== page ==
Nurse who struggled with infertility helps other women start families

PHILADELPHIA, Pennsylvania (WPVI) -- "I think everyone deserves the right to build a family that they choose," said Suzie Devine. "For some people, it's not always a straight line."

Devine was inspired to become a women's health nurse following an eye-opening trip to Africa during her teenage years. She eventually began working with Penn Fertility Care, learning about the struggles of starting a family from co-workers and patients.

Then, she learned about infertility first-hand.

"We had a couple of miscarriages," she said. "And then we had IVF and I just had our miracle baby, Pierce, six weeks ago."

During her time working with Penn Medicine, Devine noticed a need in the market for easy and affordable access to healthcare alternatives.

"I launched Binto to help women get access to safe and effective personalized products alongside access to health care providers," she said.

Since 2016, Binto has provided online services and research-supported supplements to subscribers.

"There is no magic pill you can take, but what the supplements do is boost your nutrients," said Devine.

According to National Institutes of Health, citing a study from 2013, roughly 9% of men and 11% of women of reproductive age have experienced issues with fertility in the United States.

Two women who met Devine through their own infertility journeys have become supporters of Binto and the community surrounding it.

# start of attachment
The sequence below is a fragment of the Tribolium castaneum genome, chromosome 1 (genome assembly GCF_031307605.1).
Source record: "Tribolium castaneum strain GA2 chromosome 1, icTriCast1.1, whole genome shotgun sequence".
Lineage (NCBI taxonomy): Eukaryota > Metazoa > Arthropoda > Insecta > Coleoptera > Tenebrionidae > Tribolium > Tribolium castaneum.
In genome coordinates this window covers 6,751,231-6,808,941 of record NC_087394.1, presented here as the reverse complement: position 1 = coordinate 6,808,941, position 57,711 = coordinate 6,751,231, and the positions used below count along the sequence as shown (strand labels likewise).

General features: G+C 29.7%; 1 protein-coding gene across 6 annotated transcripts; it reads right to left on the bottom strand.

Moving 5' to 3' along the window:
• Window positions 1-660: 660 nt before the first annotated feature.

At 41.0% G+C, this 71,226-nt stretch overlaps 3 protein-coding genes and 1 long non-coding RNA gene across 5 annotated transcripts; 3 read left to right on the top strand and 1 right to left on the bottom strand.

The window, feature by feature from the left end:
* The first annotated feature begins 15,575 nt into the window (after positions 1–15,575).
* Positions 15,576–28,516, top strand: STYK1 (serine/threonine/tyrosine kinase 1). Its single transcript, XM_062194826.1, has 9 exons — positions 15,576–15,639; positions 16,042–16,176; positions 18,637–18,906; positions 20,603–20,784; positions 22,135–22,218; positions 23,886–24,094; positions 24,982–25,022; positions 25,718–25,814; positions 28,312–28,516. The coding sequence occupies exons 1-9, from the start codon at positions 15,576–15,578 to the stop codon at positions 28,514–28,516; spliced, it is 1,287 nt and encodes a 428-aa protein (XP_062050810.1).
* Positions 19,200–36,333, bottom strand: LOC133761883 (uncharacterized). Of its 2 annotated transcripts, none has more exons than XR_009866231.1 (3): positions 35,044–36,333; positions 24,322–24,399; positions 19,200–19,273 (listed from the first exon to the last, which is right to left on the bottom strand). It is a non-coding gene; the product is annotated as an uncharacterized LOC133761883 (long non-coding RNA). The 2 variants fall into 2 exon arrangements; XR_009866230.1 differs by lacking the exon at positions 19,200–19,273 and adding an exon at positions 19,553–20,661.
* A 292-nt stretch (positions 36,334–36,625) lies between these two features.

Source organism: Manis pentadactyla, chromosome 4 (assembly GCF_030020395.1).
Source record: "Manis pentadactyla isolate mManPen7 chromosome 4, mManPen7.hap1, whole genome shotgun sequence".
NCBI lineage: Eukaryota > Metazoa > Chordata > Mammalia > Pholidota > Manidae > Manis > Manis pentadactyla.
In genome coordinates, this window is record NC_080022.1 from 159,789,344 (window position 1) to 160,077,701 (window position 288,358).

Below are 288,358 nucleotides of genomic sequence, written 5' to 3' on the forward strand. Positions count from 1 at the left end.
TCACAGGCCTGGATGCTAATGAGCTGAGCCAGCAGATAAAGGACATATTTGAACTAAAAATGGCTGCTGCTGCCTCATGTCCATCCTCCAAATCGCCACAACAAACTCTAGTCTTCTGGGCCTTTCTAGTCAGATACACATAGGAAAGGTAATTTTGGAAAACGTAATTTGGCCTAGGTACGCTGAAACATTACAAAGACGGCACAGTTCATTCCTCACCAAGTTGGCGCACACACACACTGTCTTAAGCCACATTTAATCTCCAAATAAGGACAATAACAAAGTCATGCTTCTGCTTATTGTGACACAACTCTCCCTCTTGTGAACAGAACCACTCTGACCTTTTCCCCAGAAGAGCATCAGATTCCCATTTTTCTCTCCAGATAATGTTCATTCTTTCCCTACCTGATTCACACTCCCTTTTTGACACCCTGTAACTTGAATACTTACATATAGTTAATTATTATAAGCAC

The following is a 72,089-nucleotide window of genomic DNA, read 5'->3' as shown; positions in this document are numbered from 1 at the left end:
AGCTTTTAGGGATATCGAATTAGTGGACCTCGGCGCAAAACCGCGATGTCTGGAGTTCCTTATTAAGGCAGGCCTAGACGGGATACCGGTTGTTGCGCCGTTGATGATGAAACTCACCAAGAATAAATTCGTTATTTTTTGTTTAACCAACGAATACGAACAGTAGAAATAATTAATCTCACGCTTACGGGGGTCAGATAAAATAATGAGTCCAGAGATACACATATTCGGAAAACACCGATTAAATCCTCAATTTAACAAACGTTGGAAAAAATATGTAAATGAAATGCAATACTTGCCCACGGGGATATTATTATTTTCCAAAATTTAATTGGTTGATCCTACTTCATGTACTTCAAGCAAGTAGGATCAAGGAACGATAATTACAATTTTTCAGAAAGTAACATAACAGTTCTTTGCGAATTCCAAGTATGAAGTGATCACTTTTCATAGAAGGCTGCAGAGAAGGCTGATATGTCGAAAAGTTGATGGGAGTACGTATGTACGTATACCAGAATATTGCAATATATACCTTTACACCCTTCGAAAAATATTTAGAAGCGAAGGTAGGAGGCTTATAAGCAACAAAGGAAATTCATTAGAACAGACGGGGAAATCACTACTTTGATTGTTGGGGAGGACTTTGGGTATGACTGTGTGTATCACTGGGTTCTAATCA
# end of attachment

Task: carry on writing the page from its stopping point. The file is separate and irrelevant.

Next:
"I could not have made it through four years without you, I really couldn't," said Becky Trubin-Barker to Suzie Devine, who was her fertility nurse with Penn Medicine.

Trubin-Barker had five miscarriages before successfully having a child.

"I still live with those memories and that pain even though I have two children now," she said. "Looking at them every day kind of reminds me of the journey that we went through and makes me appreciate being a parent."

While Trubin-Barker's infertility was determined to come from a rare chromosomal abnormality, there was no clear answer for McKenna Young.

"They really never found out what the reason was, which I think was also very difficult for us," said Young.

It took her three years of trying before having a baby girl through in vitro fertilization. Since then, she has become a subscriber of Binto and recently became naturally pregnant with her second child. She is currently 18 weeks along.

"When we were trying to get pregnant the second time, I felt more comfortable talking about what we had been through," said Young. "The more you talk about it, the more you meet people who are going through the same thing."

Anyone interested in learning more about fertility will have the chance to attend a free consultation/Q&A session with Suzie Devine on Thursday, April 28, from 5:30pm-8:00pm at The Indie Shelf in Graduate Hospital, Philadelphia. The event will also feature Main Line Fertility, Six Fishes Acupuncture, and WTHN Wellness. The "intimate talk and shop" is being hosted in honor of National Infertility Awareness Week.

To learn more about Binto, visit their website.

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